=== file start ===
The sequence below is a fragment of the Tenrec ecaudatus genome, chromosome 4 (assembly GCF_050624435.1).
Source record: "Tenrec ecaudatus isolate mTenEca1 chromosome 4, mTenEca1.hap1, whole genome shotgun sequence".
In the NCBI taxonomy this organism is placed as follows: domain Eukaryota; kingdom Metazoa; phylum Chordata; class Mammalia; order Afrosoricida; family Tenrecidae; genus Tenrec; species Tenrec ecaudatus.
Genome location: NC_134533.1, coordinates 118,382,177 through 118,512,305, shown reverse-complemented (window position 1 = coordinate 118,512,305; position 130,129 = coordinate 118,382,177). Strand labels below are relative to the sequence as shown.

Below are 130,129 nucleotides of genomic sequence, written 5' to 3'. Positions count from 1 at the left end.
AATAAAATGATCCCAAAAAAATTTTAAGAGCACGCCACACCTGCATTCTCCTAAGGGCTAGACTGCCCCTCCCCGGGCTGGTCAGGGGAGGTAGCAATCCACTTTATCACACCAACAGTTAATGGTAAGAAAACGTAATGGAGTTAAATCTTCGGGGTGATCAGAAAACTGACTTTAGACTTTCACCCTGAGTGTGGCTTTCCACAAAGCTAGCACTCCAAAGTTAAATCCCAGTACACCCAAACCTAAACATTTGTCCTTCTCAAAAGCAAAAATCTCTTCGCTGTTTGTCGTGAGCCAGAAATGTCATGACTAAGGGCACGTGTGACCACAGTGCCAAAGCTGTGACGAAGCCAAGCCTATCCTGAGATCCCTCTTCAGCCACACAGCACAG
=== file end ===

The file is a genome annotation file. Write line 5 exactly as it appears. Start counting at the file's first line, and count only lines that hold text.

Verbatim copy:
Below are 130,129 nucleotides of genomic sequence, written 5' to 3'. Positions count from 1 at the left end.